Inside Rwanda-Russia mining pact

The agreement according to RMB Chief Executive Francis Gatare also has provisions for the joint exploration of oil and gas on Lake Kivu under terms to be defined going forward. / File

Last week, Rwanda Mines, Petroleum & Gas Board (RMB) and a Russian state-owned firm ROSGEO, signed a mining and hydrocarbon Cooperation Agreement in Sochi, Russia.

The agreement was signed on the sidelines of the Russia- Africa summit.

The pact is among other things expected to increase the expertise in Rwanda’s mining sector.

Among the provisions of the agreement is that the firm will provide expertise in mining in all aspects deemed necessary in terms agreeable by the two parties.

The firm has over 10,000 specialists in mining who will be at the disposal of Rwanda.

The development comes in at a time when the growth, projections and ambitions of Rwanda’s mining sector have been held back largely due to shortage of expertise, skills and technology.

The new partnership, experts say could also improve the confidence of firms entering the local scene as there is a guarantee that there are available expertise and insight for their operations.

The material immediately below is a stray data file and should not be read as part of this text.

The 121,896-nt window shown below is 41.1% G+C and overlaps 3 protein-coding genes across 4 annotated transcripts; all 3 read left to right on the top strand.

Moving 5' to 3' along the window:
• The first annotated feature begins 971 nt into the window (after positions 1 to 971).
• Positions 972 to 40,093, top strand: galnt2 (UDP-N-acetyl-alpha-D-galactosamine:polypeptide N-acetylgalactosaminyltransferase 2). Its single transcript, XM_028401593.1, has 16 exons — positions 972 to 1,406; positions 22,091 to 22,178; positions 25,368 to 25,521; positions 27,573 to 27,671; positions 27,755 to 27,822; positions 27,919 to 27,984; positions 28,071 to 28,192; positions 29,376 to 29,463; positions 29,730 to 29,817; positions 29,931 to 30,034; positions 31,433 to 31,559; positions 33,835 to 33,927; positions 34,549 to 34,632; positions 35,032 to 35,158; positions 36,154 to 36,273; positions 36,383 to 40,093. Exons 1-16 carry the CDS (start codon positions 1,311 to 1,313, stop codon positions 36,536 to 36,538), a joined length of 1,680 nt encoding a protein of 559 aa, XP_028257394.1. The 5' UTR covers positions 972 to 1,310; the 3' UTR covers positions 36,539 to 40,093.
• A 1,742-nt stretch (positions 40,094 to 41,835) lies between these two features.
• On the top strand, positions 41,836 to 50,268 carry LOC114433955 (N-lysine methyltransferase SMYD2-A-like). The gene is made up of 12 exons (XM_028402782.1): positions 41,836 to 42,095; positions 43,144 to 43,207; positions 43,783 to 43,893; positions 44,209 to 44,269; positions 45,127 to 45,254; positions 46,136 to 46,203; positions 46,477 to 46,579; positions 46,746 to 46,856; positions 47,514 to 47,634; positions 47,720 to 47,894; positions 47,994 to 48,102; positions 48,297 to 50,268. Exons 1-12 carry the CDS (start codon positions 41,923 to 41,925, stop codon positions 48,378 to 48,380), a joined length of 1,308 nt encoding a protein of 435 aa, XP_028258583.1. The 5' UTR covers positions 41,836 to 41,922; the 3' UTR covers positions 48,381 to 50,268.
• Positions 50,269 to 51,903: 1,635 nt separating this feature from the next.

The agreement according to RMB Chief Executive Francis Gatare also has provisions for the joint exploration of oil and gas on Lake Kivu under terms to be defined going forward.

Lake Kivu contains dissolved methane and carbon dioxide which experts say pose a serious risk to all the oxygen-dependent life in the vicinity of the lake as they continue to build up.

However, methane gas also provides an energy resource valued at billions of dollars.

The exploitation of the Kivu’s potential could reduce Rwanda’s natural gas import bill, increase gas exports and provide cleaner cooking fuel.

According to estimates from the Ministry of Infrastructure, the demand for LPG is set to rise to more than 240,000 tonnes by 2024, from the current 10,000 tonnes.

Lake Kivu has 60-70km3 of Methane (CH4) of which 44.7km3 can be extracted.

Early this year, Gasmeth Energy Limited, a locally registered company, committed to investing over US$400 million in the construction and maintenance of a gas extraction plant, processing and compression project.

The agreement with the Russian firm also provides for the supply of equipment and services for geological exploration and mining, technical assistance and transfer knowledge, and training in cutting-edge software needed for mining and hydrocarbons exploration. 

editor@newtimesrwanda.com

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